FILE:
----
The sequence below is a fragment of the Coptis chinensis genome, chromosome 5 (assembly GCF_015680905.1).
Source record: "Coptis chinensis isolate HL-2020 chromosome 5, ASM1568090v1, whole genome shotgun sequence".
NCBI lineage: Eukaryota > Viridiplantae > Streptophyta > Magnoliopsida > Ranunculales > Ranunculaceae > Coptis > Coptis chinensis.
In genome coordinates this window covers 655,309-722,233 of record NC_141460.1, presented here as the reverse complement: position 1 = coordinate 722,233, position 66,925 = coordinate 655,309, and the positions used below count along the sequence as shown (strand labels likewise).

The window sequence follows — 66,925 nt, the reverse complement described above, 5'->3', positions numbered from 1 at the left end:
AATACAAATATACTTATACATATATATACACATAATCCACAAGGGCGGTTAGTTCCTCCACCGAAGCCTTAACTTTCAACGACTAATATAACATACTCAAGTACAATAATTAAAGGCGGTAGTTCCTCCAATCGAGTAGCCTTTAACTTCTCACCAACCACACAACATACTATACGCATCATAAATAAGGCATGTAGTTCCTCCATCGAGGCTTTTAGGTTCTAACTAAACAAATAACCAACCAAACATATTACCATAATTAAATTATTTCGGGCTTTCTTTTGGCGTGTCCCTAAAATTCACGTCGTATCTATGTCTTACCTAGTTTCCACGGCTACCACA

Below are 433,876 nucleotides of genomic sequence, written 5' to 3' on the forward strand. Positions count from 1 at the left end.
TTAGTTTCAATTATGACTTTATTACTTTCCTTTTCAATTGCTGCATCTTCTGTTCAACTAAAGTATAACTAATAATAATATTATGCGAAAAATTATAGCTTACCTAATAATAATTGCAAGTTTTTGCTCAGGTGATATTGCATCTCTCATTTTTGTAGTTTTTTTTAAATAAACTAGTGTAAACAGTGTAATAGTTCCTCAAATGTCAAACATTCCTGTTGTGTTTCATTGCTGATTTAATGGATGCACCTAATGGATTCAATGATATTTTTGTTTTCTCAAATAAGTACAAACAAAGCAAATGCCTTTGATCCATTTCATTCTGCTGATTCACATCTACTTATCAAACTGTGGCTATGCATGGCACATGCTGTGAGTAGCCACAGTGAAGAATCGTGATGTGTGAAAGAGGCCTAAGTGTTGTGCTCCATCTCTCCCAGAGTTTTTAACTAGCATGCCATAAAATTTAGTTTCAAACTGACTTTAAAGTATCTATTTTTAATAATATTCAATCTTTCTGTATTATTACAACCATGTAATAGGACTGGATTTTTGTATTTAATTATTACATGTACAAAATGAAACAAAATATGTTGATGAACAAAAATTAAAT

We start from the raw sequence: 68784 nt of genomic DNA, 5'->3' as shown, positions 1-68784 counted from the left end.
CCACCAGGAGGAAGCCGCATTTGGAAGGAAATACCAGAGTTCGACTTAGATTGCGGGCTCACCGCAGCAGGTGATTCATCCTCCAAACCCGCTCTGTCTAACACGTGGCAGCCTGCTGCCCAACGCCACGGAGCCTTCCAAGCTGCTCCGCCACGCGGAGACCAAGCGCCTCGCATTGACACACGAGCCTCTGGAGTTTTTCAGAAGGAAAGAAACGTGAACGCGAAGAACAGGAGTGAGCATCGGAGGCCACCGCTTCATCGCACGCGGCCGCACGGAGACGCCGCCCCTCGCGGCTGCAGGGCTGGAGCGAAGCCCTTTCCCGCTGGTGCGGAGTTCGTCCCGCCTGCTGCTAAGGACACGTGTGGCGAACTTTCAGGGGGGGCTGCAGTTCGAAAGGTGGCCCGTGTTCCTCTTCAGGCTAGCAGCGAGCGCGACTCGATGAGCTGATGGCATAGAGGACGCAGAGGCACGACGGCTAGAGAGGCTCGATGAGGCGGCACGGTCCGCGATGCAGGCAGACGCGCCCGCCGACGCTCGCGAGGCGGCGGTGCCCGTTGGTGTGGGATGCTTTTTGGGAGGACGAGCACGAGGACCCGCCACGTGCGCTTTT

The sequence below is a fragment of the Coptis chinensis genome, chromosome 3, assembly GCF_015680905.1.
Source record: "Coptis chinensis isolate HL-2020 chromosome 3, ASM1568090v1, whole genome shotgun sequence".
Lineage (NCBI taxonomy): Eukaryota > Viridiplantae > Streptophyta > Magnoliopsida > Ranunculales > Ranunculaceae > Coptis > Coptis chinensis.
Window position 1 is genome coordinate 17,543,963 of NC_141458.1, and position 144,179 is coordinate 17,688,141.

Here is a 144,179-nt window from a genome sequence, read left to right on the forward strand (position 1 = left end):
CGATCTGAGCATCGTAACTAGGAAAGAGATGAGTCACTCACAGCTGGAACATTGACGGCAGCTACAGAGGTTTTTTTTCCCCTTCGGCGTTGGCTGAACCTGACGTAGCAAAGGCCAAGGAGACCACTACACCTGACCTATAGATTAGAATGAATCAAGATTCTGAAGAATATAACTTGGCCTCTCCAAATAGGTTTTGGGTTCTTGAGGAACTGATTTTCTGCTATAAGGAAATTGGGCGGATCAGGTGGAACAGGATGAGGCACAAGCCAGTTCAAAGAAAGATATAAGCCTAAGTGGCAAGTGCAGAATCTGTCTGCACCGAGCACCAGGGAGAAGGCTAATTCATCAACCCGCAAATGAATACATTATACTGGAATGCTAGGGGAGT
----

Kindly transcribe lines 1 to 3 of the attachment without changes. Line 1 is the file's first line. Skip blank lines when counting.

The sequence below is a fragment of the Coptis chinensis genome, chromosome 5 (assembly GCF_015680905.1).
Source record: "Coptis chinensis isolate HL-2020 chromosome 5, ASM1568090v1, whole genome shotgun sequence".
NCBI lineage: Eukaryota > Viridiplantae > Streptophyta > Magnoliopsida > Ranunculales > Ranunculaceae > Coptis > Coptis chinensis.